We have a vast spectrum of methodologies at our disposal these days, from attitudinal approaches through to behavioral. From big data to semiotics to ethnography. We also have a wide interpretation of what these terms mean. So let’s talk about ethnography briefly.
What ethnography does, or should do, is uncover meaning and complexity through a solid understanding of social theory. Good ethnography is rooted in science, not opinion. Being able to conduct a good interview does not make a person an ethnographer any more than being able to balance a checkbook makes someone a mathematician. Not everyone is a painter and we accept that. Not everyone is an ethnographer. This isn’t meant to belittle ethnographically-informed work or insights that come to light when simply engaging with the world (not everything needs in-depth research to be valid). The point is to say that what we learn from training and experience has value. While the goal of many research plans in many cases is to be good, fast and cheap (something that can, in fact, be attained), those goals aren’t relevant if the end results are shoddy due to a lack of solid methodology or training.
Simply taking into account what people tell you in an interview is misleading and often dangerous. For example, if participants tell you that they make a point of eating dinner every night as a family, it would be easy to take that information and build a marketing plan or product around that statement. The catch is it doesn’t address the unsaid. How much clutter is on the dining room table? What discarded boxes are in the garbage? What is the weekly schedule of activities? How is dinner time used to establish or co-create meaning? What is the symbolic role of food? How does ritual factor into purchase and preparation choices? These are the types of questions that emerge when an ethnographic project is done right and the answers to these types of questions are what lead to a more complete, more resonant marketing plan.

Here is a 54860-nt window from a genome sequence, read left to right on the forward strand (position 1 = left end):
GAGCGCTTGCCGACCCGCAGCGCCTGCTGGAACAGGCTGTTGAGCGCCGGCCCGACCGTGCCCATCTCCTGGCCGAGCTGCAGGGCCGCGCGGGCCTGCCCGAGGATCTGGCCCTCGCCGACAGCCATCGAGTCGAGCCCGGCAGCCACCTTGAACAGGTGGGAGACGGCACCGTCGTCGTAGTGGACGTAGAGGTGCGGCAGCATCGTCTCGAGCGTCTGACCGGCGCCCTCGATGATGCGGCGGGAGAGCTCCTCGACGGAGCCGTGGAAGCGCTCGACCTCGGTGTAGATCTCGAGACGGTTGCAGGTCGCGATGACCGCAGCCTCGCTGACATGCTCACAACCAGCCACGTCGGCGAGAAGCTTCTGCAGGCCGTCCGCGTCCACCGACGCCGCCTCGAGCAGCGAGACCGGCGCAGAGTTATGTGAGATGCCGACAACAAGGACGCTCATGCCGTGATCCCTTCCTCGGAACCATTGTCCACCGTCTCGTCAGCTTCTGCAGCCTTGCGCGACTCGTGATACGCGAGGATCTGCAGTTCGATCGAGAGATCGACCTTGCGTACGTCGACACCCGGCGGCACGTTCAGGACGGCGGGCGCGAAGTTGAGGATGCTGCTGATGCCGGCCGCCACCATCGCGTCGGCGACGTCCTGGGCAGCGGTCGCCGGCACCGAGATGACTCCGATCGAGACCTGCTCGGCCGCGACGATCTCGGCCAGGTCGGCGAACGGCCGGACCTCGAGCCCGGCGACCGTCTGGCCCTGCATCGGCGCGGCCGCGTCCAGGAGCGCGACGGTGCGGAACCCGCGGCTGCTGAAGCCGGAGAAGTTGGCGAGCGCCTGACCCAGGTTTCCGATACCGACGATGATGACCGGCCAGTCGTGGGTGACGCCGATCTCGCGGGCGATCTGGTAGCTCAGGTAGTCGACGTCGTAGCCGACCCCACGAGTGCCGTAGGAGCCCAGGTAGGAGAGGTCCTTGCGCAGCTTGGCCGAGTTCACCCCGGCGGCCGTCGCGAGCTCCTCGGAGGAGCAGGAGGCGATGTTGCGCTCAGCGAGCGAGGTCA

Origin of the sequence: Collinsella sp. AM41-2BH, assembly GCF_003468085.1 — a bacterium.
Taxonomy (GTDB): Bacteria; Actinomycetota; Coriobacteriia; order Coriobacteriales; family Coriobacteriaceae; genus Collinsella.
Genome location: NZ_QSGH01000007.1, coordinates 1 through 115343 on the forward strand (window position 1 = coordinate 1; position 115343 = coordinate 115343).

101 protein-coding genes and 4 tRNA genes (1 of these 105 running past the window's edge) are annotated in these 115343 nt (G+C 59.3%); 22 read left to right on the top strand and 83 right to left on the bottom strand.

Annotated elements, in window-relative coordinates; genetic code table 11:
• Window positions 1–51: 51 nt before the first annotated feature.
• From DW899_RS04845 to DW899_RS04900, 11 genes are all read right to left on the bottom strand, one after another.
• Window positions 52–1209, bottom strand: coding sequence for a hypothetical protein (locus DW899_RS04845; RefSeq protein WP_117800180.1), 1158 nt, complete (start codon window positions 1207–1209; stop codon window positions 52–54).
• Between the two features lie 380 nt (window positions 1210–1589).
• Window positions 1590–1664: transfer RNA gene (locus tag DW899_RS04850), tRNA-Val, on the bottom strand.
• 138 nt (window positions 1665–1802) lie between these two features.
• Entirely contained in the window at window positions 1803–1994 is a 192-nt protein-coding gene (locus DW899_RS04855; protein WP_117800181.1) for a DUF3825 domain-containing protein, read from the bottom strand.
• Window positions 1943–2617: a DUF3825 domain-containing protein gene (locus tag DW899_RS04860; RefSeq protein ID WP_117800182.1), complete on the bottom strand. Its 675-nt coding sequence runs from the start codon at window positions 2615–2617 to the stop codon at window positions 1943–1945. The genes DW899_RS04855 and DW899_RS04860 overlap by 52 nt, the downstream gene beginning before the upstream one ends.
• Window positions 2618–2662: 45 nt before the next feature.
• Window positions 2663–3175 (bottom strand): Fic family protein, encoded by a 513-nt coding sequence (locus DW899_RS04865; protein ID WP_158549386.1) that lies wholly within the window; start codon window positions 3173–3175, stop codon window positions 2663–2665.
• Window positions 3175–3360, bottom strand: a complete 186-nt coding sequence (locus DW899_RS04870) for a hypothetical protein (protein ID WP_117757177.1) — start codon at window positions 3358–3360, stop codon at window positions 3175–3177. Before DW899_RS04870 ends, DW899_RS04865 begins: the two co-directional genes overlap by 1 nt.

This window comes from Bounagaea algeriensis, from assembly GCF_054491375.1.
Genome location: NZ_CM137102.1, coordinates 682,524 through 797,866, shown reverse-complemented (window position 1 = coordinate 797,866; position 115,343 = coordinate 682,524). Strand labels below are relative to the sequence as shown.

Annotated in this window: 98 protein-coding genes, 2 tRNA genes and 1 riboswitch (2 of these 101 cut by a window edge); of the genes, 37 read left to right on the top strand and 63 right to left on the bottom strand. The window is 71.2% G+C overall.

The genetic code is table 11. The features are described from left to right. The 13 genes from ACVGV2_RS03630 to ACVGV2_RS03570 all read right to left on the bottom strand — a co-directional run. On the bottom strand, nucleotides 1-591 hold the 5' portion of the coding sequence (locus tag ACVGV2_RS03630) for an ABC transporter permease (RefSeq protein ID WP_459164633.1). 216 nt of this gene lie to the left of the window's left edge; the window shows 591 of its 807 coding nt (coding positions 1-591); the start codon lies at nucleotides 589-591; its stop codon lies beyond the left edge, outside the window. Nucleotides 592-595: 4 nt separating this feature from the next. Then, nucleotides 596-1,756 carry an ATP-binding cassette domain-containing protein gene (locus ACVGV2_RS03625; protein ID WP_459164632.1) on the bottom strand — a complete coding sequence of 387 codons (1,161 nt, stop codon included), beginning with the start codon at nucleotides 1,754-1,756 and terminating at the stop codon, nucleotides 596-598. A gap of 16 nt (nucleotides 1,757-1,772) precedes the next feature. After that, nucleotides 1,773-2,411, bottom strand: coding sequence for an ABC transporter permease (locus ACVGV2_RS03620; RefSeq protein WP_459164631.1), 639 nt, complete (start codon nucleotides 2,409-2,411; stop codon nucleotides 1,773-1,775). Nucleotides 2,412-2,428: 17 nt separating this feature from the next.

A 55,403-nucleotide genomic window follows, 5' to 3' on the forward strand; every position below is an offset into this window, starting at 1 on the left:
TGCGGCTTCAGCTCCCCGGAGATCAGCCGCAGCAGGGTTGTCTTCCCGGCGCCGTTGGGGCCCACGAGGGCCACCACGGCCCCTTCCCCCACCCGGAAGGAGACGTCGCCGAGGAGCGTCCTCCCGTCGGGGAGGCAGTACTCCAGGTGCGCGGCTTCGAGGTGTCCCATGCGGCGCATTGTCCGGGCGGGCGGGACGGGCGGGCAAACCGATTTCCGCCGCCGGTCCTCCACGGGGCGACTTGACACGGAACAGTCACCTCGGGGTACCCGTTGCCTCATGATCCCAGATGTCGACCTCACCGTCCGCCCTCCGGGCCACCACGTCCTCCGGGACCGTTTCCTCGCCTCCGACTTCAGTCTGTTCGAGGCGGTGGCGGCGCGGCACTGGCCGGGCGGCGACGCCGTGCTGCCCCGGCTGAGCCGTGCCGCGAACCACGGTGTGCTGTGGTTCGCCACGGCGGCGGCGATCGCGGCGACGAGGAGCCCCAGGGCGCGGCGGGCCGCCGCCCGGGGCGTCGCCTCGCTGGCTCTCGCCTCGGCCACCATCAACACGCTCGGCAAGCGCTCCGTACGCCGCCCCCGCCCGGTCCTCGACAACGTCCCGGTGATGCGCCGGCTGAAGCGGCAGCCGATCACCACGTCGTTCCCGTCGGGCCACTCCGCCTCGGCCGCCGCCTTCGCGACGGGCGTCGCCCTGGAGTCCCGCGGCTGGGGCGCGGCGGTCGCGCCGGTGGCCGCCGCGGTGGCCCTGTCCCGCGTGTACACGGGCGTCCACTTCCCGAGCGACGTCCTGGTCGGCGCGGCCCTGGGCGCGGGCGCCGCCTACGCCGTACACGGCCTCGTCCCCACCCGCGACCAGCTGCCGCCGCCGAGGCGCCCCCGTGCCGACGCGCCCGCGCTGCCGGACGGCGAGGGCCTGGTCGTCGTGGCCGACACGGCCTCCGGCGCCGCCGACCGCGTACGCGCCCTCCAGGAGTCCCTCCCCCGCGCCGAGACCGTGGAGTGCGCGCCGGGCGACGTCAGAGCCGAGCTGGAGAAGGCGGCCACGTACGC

The research methodologies that generate this quick, surface understanding is problematic. And this includes the quasi-ethnography we often see being sold to clients. When, as practitioners, we try to empathize we often tend to think about consumers’ emotional and attitudinal state rather than the context and their behaviors. But the evidence suggests that the context and behaviors of the past predict more closely the behaviors of the future than do people’s attitudes and emotions. And, in some research, people lie. Often for the right reasons: they want to give you an answer they think you want to hear, but they’re often post-rationalizing and not always telling the truth. As such, any ethnographer or research team leader advocating for deeper research should be able to articulate three key components of ethnography:
- Participant Observation – spending real time with individuals to gain insight
- Thick Description – a term coined by American anthropologist Clifford Geertz to mean describing everything you see. Observing the entire context, and the themes, and then synthesizing them.
- Triangulation – Going through the process of cross-referencing and synthesizing multiple sources of data.
Regardless of the product, service, or message you are designing it makes a great deal of economic sense to have a research team that can get at these issues and translate them into meaningful insights. Business anthropology represents the synthesis of academic anthropology with the professional practice of marketing and design. It seeks to understand what it means to be human, the diversity of human practices and values, and then turn these practices and values into tangible experiences. Understanding the context surrounding people and observing what really shapes their behavior gets us further under their skin that analyzing their emotions and attitudes. Sometimes that requires a bit of labor, both in terms of the research plan and the training behind it.